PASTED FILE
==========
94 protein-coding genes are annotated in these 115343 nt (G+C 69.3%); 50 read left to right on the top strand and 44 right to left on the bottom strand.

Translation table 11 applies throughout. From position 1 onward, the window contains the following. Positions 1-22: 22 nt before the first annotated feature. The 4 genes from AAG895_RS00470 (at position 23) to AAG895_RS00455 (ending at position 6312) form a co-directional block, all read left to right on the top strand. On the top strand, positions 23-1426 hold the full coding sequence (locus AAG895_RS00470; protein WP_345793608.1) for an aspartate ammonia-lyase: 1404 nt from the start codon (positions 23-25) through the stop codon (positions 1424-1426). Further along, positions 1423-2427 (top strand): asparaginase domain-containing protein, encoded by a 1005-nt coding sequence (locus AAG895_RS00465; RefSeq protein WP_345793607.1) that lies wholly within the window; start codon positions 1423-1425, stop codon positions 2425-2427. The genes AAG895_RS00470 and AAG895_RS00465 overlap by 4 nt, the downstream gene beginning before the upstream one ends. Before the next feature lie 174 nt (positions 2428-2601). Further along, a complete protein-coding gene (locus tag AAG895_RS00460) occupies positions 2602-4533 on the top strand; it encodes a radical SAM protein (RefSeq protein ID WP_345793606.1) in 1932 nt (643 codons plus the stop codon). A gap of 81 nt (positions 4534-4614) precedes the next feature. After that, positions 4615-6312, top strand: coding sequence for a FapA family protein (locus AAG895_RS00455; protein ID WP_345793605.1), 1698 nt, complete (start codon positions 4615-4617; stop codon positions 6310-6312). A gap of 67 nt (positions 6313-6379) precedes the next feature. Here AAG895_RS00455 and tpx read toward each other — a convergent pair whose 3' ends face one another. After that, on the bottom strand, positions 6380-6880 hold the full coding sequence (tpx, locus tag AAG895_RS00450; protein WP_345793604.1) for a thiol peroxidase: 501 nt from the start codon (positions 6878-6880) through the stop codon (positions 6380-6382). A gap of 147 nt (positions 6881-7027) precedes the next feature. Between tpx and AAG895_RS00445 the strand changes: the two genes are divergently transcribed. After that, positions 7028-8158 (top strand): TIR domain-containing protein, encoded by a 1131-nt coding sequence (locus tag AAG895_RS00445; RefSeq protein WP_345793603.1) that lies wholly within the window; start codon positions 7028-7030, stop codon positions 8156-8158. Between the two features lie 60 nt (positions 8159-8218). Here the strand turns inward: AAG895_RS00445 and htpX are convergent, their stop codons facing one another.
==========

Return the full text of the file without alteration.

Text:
94 protein-coding genes are annotated in these 115343 nt (G+C 69.3%); 50 read left to right on the top strand and 44 right to left on the bottom strand.

Translation table 11 applies throughout. From position 1 onward, the window contains the following. Positions 1-22: 22 nt before the first annotated feature. The 4 genes from AAG895_RS00470 (at position 23) to AAG895_RS00455 (ending at position 6312) form a co-directional block, all read left to right on the top strand. On the top strand, positions 23-1426 hold the full coding sequence (locus AAG895_RS00470; protein WP_345793608.1) for an aspartate ammonia-lyase: 1404 nt from the start codon (positions 23-25) through the stop codon (positions 1424-1426). Further along, positions 1423-2427 (top strand): asparaginase domain-containing protein, encoded by a 1005-nt coding sequence (locus AAG895_RS00465; RefSeq protein WP_345793607.1) that lies wholly within the window; start codon positions 1423-1425, stop codon positions 2425-2427. The genes AAG895_RS00470 and AAG895_RS00465 overlap by 4 nt, the downstream gene beginning before the upstream one ends. Before the next feature lie 174 nt (positions 2428-2601). Further along, a complete protein-coding gene (locus tag AAG895_RS00460) occupies positions 2602-4533 on the top strand; it encodes a radical SAM protein (RefSeq protein ID WP_345793606.1) in 1932 nt (643 codons plus the stop codon). A gap of 81 nt (positions 4534-4614) precedes the next feature. After that, positions 4615-6312, top strand: coding sequence for a FapA family protein (locus AAG895_RS00455; protein ID WP_345793605.1), 1698 nt, complete (start codon positions 4615-4617; stop codon positions 6310-6312). A gap of 67 nt (positions 6313-6379) precedes the next feature. Here AAG895_RS00455 and tpx read toward each other — a convergent pair whose 3' ends face one another. After that, on the bottom strand, positions 6380-6880 hold the full coding sequence (tpx, locus tag AAG895_RS00450; protein WP_345793604.1) for a thiol peroxidase: 501 nt from the start codon (positions 6878-6880) through the stop codon (positions 6380-6382). A gap of 147 nt (positions 6881-7027) precedes the next feature. Between tpx and AAG895_RS00445 the strand changes: the two genes are divergently transcribed. After that, positions 7028-8158 (top strand): TIR domain-containing protein, encoded by a 1131-nt coding sequence (locus tag AAG895_RS00445; RefSeq protein WP_345793603.1) that lies wholly within the window; start codon positions 7028-7030, stop codon positions 8156-8158. Between the two features lie 60 nt (positions 8159-8218). Here the strand turns inward: AAG895_RS00445 and htpX are convergent, their stop codons facing one another.